ICD-10: Frequently Asked Questions

Category: Uncategorized

Who will be making this transition to ICD-10?

The ICD-10 mandated transition date of October 1st, 2015 applies to all covered entities.  This includes Medicare, Medicaid, and all commercial insurances, but does NOT include Worker’s Compensation or Auto/No-Fault insurances.  While they are not required to make the transition, many WC and Auto insurances are planning to anyway.  Those that aren’t must be accounted for, so we recommend reaching out to those insurances with an option and verifying their decision.  With the most recent upgrade, TheraOffice has the capability of submitting ICD-9 or ICD-10 codes, so you will be covered on all insurances.

 

What is the 7th character of an ICD-10 code?

The 7th character of an ICD-10 code represents the phase of treatment that the patient is in with regards to that specific diagnosis code.  For all injuries except fractures, the 7th character is broken down into 3 options:A – Initial Encounter (Active Care)
D – Subsequent Encounter (After Care)

S – Sequela (Late Effect)

It is best to view this from the patient’s perspective.  So let’s assume I have torn my ACL.  The trip to the ER, the follow-up with a specialist, and the following surgery are all part of the active care for my injury and would therefore be coded with Initial Encounter.  The physical therapist I went to go see after the surgery was part of the routine healing / after care phase of treatment and would be coded Subsequent Encounter.  If during this after care, I sustained another injury as a result of my ACL tear, that new injury would be coded as a Sequela.

 

When should I be adding this 7th character?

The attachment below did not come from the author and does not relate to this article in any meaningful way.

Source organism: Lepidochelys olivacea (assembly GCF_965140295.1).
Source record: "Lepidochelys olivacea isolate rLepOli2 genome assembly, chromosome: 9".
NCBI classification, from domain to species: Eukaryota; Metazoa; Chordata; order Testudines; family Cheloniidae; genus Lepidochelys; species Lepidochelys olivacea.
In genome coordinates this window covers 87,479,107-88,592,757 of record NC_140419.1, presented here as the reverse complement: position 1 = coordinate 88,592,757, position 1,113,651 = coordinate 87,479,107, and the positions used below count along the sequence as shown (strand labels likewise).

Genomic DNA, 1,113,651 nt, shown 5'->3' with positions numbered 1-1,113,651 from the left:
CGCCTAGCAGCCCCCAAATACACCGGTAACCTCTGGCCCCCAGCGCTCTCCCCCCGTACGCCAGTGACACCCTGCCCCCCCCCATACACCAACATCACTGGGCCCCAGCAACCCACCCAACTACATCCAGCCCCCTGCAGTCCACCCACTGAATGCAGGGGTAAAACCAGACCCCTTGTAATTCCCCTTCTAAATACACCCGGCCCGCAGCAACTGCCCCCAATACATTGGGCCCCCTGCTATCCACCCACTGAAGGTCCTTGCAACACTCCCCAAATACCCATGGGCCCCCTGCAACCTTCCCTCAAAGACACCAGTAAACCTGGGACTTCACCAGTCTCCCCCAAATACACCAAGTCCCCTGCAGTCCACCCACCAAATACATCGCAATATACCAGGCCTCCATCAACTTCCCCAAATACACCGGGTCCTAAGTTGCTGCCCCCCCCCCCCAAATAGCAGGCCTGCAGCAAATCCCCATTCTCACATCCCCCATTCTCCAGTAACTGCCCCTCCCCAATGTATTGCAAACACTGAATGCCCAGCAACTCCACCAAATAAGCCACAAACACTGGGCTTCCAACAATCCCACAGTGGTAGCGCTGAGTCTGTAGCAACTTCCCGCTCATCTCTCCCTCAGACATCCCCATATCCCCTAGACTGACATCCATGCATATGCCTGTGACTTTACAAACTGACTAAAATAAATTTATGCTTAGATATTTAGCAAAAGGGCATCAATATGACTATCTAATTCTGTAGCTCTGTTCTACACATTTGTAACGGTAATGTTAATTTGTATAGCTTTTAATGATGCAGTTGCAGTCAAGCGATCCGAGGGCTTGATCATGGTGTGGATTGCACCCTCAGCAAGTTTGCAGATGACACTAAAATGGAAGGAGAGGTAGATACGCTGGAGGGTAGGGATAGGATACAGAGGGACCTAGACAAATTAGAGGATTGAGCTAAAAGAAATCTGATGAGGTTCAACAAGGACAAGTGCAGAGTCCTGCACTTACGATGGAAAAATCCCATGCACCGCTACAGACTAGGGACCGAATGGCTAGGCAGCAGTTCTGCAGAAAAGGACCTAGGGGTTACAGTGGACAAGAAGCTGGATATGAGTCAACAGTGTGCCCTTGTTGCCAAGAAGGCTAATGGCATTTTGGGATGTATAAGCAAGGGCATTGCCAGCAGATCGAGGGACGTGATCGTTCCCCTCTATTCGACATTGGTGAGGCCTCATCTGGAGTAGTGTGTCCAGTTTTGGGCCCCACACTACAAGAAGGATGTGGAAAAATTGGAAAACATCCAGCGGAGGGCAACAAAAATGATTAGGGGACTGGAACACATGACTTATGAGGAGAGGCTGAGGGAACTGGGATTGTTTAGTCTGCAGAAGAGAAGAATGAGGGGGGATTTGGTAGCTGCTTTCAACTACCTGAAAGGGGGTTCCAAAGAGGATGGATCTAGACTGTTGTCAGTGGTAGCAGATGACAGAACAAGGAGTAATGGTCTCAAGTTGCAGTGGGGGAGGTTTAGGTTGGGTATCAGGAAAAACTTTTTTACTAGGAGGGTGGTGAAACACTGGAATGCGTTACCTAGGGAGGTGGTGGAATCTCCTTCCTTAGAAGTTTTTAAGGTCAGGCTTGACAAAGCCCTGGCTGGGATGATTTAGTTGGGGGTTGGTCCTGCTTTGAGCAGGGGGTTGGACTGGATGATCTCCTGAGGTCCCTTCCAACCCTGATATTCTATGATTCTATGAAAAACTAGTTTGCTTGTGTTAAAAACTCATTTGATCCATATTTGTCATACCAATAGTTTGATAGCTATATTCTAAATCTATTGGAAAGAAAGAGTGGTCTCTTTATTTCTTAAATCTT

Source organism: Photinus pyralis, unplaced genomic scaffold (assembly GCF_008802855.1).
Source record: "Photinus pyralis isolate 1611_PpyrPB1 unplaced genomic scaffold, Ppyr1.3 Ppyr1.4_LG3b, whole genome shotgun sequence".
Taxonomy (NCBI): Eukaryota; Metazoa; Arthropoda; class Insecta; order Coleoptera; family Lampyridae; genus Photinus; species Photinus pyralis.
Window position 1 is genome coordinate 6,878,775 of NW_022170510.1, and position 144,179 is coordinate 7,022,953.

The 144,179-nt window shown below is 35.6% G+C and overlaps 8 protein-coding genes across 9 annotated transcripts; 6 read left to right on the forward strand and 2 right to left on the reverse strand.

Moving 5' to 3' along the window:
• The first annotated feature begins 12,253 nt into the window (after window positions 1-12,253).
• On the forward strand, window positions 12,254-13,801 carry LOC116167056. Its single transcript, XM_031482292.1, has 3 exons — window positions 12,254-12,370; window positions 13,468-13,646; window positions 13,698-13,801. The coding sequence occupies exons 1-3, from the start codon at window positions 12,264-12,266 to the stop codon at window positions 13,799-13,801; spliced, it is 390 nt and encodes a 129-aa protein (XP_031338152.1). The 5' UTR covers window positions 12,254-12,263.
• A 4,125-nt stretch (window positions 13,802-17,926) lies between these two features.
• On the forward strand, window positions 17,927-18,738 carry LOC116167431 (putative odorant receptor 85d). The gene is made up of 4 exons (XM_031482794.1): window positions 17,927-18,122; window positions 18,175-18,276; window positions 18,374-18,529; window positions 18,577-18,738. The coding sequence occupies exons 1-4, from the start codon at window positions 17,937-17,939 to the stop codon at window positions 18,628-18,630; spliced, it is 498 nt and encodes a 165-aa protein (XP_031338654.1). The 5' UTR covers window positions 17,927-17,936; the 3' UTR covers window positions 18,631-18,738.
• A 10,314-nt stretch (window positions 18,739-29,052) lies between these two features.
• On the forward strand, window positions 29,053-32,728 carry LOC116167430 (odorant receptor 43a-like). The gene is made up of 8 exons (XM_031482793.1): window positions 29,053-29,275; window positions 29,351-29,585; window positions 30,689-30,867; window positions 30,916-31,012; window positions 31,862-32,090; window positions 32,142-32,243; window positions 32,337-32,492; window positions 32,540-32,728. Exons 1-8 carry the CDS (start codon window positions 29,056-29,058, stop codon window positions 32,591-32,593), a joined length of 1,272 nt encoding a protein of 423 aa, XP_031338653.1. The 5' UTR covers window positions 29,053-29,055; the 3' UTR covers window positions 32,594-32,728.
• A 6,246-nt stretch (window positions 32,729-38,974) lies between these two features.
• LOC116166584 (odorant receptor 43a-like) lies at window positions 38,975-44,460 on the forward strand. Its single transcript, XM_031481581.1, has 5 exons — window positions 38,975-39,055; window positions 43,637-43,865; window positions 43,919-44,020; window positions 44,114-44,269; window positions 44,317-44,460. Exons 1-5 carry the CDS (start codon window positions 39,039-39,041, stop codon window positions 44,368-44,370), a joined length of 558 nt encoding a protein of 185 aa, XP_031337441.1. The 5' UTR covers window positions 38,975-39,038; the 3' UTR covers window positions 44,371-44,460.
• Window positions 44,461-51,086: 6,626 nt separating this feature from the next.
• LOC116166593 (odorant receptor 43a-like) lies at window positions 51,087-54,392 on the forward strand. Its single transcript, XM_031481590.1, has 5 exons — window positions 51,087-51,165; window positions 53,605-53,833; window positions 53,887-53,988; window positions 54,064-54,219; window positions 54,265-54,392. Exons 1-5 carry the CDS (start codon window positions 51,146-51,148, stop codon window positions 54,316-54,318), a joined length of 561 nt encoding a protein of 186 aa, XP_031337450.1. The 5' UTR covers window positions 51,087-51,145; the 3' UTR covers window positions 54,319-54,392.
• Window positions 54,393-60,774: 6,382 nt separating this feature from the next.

With the ICD-10 upgrade, your TheraOffice database will come preloaded with every single billable ICD-10 code.  This includes all codes that have an available 7th character extension.  While using TheraOffice, knowing which codes require a 7th character is simply a matter of finding the most appropriate code and seeing if a 7th character is available as an option to pick from.

 

What is dual coding?

Dual coding is coding for both ICD-9 and ICD-10 in the same case.  While only one code-set should be included in your documentation and on your claims, it is encouraged that you dual code within the case information to prepare yourself for the transition date.  On October 1st, you will be unable to lock a note unless that case has been properly coded with ICD-10.  Dual-coding for the months leading up to this date will allow for a seamless transition for your entire staff.

 

What is the 1 year flexibility period announced by CMS?  Does this mean that ICD-10 is optional for the first year?

No.  Announced on July 6th, CMS and AMA came to an agreement that for the first year, CMS would not reject any claims for lack of specificity.“As state in the CMS’ Guidance, for 12 months after ICD-10 implementation, Medicare review contractors will not deny physician or other practitioner claims billed under the Part B physician fee schedule through either automated medical review or complex medical record review based solely on the specificity of the CID-10 diagnosis codes as long as the physician/practitioner used a valid code from the right family of codes.”In other words, for the first year, you have a leniency period with Medicare where your coding does not need to be perfect.  However, there is absolutely zero room for error with regards to submitting an ICD-9 code for a date of service after October 1st, 2015.  Claims after this date with an ICD-9 code will be denied every single time.

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